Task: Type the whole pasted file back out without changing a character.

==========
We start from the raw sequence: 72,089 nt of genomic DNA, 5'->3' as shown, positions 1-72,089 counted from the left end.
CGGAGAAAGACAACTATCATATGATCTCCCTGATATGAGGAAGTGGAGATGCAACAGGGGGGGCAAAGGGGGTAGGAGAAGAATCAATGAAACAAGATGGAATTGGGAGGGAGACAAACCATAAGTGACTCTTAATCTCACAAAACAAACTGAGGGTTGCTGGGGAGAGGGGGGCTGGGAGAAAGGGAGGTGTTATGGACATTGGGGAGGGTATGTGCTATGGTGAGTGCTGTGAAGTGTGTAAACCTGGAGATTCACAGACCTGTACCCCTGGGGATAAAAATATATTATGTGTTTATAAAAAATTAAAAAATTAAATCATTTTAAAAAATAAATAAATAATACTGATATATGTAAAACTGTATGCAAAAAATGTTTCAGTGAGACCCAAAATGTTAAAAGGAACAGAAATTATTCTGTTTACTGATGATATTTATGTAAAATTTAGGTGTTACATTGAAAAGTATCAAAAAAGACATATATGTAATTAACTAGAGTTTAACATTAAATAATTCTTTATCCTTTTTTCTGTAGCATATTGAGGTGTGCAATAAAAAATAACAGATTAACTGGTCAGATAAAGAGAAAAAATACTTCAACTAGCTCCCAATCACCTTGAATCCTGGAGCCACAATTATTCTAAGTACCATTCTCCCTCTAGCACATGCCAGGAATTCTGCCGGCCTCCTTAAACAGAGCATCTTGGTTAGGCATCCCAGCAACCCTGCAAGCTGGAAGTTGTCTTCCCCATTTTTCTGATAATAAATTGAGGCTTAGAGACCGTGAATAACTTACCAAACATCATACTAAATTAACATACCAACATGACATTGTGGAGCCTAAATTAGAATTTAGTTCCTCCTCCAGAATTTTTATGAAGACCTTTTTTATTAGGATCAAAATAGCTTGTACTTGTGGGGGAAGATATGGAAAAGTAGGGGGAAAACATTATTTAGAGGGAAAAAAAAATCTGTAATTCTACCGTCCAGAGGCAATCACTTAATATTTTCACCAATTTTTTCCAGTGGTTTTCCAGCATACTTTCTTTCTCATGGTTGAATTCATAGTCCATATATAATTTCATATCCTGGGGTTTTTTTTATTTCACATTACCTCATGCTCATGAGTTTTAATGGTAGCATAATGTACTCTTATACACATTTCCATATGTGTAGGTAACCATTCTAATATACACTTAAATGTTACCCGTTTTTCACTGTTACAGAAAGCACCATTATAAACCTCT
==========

We start from the raw sequence: 72,089 nt of genomic DNA, 5'->3' as shown, positions 1-72,089 counted from the left end.
CGGAGAAAGACAACTATCATATGATCTCCCTGATATGAGGAAGTGGAGATGCAACAGGGGGGGCAAAGGGGGTAGGAGAAGAATCAATGAAACAAGATGGAATTGGGAGGGAGACAAACCATAAGTGACTCTTAATCTCACAAAACAAACTGAGGGTTGCTGGGGAGAGGGGGGCTGGGAGAAAGGGAGGTGTTATGGACATTGGGGAGGGTATGTGCTATGGTGAGTGCTGTGAAGTGTGTAAACCTGGAGATTCACAGACCTGTACCCCTGGGGATAAAAATATATTATGTGTTTATAAAAAATTAAAAAATTAAATCATTTTAAAAAATAAATAAATAATACTGATATATGTAAAACTGTATGCAAAAAATGTTTCAGTGAGACCCAAAATGTTAAAAGGAACAGAAATTATTCTGTTTACTGATGATATTTATGTAAAATTTAGGTGTTACATTGAAAAGTATCAAAAAAGACATATATGTAATTAACTAGAGTTTAACATTAAATAATTCTTTATCCTTTTTTCTGTAGCATATTGAGGTGTGCAATAAAAAATAACAGATTAACTGGTCAGATAAAGAGAAAAAATACTTCAACTAGCTCCCAATCACCTTGAATCCTGGAGCCACAATTATTCTAAGTACCATTCTCCCTCTAGCACATGCCAGGAATTCTGCCGGCCTCCTTAAACAGAGCATCTTGGTTAGGCATCCCAGCAACCCTGCAAGCTGGAAGTTGTCTTCCCCATTTTTCTGATAATAAATTGAGGCTTAGAGACCGTGAATAACTTACCAAACATCATACTAAATTAACATACCAACATGACATTGTGGAGCCTAAATTAGAATTTAGTTCCTCCTCCAGAATTTTTATGAAGACCTTTTTTATTAGGATCAAAATAGCTTGTACTTGTGGGGGAAGATATGGAAAAGTAGGGGGAAAACATTATTTAGAGGGAAAAAAAAATCTGTAATTCTACCGTCCAGAGGCAATCACTTAATATTTTCACCAATTTTTTCCAGTGGTTTTCCAGCATACTTTCTTTCTCATGGTTGAATTCATAGTCCATATATAATTTCATATCCTGGGGTTTTTTTTATTTCACATTACCTCATGCTCATGAGTTTTAATGGTAGCATAATGTACTCTTATACACATTTCCATATGTGTAGGTAACCATTCTAATATACACTTAAATGTTACCCGTTTTTCACTGTTACAGAAAGCACCATTATAAACCTCT